What golf's 'Patio-gate' episode of 2023 reveals about the limits of change in a centuries-old obsession

The public outcry over the Royal & Ancient's well-intentioned renovation of one of the game's most sacred spots is a reminder of how even though change and modernity are always present, nostalgia and tradition drive golf's appeal.
The Swican Bridge at The Old Course at St. Andrews Links is an icon. Even the slightest alteration is enough to get golf fans riled up, as the St. Andrews Links Trust learned recently.

If they were alive today, those shepherds might die laughing at the commotion.

The Scots who built a small but sturdy bridge of scarcely three paces over the skinny Swilcan Burn some 700 years ago thought they were just making it easier to move livestock around the outskirts of St. Andrews. They had no idea what their creation - one of probably hundreds laid over burns, brooks and streams throughout the country - would mean centuries later.

Change is all the rage in golf. But you'd better not dare touch our bridge.

Similarly, the Royal & Ancient and the St. Andrews Links Trust seemingly had no idea what a firestorm they would touch off by trying to preserve that little stone bridge, the Swilcan Bridge, the spiritual center of the universe for millions of golfers.

What is 'Patio-gate,' and why did golfers lose their minds about it?

In case you missed it, this four-act drama unfolded on social media, starting last weekend, when prominent golf blogger David Jones - 'UK Golf Guy' - made a startling discovery while visiting The Old Course at St. Andrews Links: an array of stones laid out a few steps short of the famous landmark.

Jones' tweet went viral, setting off scores of responses. "Who sanctioned this monstrosity?" asked longtime golf writer John Huggan. Australian pro golfer Scott Hend replied to the original tweet, calling it "Shockingly bad".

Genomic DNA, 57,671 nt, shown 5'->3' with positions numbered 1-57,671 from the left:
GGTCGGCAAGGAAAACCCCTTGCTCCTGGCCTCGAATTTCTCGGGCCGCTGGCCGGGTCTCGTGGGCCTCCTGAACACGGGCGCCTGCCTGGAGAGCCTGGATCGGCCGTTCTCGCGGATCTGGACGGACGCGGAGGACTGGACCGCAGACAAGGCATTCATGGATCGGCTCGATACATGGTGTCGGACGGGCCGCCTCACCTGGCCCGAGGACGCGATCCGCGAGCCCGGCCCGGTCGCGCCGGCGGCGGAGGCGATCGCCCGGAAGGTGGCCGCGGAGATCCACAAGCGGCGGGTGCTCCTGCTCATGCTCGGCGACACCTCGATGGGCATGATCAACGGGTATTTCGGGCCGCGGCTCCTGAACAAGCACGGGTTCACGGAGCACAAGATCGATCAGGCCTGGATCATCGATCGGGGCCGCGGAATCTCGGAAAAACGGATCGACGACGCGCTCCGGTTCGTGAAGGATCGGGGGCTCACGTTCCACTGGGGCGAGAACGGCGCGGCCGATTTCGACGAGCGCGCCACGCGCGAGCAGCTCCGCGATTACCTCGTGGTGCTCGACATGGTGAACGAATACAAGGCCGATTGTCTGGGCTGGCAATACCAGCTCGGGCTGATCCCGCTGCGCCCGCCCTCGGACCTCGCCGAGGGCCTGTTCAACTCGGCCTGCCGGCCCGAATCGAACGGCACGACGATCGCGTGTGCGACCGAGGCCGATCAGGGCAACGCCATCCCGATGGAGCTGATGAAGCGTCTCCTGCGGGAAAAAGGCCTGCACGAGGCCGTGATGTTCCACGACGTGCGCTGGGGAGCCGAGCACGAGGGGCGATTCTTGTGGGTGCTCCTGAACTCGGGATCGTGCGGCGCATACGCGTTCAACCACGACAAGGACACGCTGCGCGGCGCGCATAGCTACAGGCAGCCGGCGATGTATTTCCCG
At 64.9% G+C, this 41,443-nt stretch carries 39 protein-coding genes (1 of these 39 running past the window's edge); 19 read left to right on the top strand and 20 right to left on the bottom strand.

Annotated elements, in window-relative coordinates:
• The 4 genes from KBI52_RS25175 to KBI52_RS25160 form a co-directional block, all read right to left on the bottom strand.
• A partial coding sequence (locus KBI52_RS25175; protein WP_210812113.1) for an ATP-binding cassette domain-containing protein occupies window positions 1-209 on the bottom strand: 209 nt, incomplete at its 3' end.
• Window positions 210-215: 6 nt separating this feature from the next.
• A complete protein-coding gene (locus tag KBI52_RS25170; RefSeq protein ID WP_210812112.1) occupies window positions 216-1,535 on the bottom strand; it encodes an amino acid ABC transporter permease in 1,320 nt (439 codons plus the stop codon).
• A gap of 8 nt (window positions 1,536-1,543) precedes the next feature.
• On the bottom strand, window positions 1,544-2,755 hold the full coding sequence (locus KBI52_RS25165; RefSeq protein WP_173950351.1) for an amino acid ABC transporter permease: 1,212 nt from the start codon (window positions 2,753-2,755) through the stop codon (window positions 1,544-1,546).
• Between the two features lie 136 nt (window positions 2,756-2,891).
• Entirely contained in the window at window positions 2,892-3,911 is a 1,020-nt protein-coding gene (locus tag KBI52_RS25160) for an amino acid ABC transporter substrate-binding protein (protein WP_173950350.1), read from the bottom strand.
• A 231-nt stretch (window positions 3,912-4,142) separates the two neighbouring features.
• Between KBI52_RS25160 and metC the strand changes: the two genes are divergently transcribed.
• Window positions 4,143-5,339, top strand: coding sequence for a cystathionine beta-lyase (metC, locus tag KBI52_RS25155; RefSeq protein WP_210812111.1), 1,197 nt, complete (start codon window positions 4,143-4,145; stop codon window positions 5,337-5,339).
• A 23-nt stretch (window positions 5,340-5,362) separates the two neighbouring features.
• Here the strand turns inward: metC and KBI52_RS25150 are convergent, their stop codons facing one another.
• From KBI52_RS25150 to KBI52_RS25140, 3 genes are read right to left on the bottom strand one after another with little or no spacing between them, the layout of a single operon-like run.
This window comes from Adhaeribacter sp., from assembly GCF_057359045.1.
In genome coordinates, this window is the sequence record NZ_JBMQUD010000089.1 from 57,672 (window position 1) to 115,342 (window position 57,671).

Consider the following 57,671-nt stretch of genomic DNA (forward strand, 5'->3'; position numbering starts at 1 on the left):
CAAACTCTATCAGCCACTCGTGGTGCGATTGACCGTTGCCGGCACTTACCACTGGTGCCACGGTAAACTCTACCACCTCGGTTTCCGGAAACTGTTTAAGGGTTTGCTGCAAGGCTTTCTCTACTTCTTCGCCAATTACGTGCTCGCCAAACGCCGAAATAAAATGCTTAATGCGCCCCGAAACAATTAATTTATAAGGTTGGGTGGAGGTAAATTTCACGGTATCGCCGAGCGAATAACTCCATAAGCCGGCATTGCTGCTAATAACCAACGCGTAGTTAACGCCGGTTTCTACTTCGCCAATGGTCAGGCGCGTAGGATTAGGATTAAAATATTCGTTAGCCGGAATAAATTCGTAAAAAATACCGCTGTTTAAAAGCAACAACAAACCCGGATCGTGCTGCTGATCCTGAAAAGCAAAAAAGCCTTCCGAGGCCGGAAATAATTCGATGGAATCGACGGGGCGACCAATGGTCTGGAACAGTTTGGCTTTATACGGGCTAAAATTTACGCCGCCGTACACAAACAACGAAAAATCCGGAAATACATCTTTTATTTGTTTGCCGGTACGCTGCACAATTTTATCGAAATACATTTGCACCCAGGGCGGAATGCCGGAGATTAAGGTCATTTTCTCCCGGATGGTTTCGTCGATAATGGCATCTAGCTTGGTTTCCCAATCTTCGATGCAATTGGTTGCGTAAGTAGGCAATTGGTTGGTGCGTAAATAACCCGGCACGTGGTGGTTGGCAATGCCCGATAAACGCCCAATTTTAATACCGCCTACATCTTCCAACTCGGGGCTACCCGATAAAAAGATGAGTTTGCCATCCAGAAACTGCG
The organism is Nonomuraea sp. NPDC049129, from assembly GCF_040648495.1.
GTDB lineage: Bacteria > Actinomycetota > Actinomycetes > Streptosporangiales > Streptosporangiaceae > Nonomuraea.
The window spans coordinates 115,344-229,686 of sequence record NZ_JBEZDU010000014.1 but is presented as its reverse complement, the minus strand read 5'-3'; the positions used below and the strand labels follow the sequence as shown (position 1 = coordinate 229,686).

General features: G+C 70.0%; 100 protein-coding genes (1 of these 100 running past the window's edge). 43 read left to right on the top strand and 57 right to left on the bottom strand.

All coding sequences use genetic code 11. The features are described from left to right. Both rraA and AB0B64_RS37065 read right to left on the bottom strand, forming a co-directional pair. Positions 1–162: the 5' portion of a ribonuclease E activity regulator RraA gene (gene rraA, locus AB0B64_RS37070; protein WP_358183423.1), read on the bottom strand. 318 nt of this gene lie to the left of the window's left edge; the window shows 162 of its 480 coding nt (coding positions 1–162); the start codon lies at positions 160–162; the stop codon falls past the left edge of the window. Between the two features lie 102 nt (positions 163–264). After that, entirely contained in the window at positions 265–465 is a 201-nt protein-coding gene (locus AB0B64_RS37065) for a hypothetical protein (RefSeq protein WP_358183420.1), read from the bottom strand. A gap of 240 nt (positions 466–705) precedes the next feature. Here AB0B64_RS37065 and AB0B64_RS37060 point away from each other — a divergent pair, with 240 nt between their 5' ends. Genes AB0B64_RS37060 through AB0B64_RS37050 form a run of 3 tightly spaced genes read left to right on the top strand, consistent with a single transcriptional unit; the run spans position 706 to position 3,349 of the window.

On Sunday, the Links Trust issued a statement explaining the project. "Historically the bridge has previously seen a stone pathway leading onto it," they said, adding that the goal of the project was "to preserve the iconic nature of the Swilcan Bridge and its surroundings while ensuring that as many people as possible can continue to visit the site year round."

By and large, golfers did not accept the explanation, and continued to cry out against it. Some even had a bit of fun with the imagery provided, including PGA Tour veteran and PGA Tour Champions member Tim Herron:

To their credit, the Links Trust read the writing on the screen took swift and decisive action. On Monday, they issued a follow-up statement, saying that "while this installation would have provided some protection, in this instance we believe we are unable to create a look which is in keeping with its iconic setting and have taken the decision to remove it."